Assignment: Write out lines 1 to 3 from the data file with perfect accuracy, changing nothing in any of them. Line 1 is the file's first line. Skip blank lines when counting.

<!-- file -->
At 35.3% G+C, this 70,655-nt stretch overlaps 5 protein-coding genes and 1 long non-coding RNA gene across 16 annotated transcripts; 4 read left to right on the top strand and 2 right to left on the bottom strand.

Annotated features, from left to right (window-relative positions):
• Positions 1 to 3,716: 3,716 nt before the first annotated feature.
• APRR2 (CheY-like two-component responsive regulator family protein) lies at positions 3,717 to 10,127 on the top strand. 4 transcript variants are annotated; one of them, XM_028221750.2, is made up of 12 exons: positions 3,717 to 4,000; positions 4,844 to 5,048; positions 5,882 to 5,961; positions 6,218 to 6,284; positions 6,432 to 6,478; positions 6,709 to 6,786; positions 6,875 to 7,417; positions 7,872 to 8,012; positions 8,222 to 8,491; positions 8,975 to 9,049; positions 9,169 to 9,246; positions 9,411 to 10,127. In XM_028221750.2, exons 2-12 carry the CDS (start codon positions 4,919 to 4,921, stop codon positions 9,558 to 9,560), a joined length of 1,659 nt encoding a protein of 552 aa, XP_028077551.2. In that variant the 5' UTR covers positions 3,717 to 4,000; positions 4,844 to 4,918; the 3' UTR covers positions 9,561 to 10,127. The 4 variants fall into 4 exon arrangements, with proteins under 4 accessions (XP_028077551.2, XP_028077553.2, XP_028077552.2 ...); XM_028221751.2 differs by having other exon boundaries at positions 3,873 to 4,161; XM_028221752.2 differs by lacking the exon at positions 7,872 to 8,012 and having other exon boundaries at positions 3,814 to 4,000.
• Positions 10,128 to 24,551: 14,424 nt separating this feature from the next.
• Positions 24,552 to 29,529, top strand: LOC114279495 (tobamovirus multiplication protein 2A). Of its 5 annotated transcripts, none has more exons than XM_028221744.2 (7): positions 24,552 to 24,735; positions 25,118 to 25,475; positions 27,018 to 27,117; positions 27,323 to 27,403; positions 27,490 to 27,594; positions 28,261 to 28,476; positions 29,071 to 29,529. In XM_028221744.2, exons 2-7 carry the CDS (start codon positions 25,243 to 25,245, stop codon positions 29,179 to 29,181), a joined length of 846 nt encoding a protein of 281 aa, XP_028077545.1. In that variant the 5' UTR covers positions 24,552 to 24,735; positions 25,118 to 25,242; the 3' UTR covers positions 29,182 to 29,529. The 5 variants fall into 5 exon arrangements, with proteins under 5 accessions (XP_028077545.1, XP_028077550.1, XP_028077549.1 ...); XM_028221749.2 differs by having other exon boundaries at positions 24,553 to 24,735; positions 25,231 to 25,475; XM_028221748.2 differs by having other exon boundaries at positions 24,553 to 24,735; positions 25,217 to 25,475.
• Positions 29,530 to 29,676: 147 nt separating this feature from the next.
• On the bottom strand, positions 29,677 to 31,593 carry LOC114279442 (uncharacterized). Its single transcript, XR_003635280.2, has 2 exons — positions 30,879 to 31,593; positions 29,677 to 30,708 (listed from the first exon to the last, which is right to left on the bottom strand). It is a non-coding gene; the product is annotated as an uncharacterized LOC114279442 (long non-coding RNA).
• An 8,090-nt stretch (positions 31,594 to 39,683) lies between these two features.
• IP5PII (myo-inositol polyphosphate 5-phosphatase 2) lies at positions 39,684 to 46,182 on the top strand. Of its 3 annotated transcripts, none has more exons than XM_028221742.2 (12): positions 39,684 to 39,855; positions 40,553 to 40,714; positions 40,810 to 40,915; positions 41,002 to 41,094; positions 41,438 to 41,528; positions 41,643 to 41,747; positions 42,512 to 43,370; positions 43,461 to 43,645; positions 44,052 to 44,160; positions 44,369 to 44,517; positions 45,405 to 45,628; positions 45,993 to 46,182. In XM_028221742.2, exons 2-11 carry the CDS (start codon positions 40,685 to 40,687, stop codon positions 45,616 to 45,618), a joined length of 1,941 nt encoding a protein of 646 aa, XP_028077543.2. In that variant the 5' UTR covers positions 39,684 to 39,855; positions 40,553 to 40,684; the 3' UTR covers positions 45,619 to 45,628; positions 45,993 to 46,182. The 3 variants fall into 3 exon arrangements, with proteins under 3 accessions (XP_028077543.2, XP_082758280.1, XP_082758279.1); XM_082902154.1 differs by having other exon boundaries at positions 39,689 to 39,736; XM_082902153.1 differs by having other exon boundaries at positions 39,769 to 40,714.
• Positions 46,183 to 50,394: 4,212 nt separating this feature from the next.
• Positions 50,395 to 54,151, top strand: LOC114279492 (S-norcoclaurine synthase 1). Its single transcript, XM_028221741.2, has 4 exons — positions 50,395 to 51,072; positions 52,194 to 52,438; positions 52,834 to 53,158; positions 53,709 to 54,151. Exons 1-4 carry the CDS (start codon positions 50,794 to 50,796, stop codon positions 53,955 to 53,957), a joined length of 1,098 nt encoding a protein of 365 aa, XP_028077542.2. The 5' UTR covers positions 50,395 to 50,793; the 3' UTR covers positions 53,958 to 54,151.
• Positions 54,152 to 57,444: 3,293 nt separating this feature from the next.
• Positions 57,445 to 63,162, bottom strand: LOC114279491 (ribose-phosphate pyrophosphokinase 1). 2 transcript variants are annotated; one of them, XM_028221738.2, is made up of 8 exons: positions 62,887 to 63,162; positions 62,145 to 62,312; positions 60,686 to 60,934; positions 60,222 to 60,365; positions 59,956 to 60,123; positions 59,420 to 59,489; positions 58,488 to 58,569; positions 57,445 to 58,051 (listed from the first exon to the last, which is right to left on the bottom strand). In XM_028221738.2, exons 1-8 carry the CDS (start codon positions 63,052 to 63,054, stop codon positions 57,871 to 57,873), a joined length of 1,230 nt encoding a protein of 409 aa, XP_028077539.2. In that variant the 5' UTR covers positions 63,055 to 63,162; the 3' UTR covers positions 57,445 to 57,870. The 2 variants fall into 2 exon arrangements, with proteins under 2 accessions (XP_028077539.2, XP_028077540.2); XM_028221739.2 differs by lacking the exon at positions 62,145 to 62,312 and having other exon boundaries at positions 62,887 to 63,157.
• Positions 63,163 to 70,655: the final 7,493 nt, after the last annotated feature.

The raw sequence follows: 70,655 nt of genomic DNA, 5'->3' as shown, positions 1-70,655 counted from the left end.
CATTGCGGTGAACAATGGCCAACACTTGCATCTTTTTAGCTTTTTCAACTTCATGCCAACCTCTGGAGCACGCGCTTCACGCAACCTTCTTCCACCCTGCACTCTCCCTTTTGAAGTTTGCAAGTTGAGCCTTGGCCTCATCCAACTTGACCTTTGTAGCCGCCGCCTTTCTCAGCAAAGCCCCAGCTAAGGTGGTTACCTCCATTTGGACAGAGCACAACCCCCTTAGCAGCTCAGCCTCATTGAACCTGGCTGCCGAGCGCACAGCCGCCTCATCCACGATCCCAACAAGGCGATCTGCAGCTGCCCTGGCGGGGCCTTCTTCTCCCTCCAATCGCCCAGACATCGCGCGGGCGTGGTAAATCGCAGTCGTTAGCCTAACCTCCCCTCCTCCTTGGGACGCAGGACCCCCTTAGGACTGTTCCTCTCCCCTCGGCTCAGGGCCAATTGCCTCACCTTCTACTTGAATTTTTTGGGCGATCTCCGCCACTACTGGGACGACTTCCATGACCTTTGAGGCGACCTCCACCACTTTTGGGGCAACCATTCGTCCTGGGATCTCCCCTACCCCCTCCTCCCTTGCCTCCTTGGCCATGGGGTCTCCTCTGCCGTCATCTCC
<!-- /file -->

At 35.3% G+C, this 70,655-nt stretch overlaps 5 protein-coding genes and 1 long non-coding RNA gene across 16 annotated transcripts; 4 read left to right on the top strand and 2 right to left on the bottom strand.

Annotated features, from left to right (window-relative positions):
• Positions 1 to 3,716: 3,716 nt before the first annotated feature.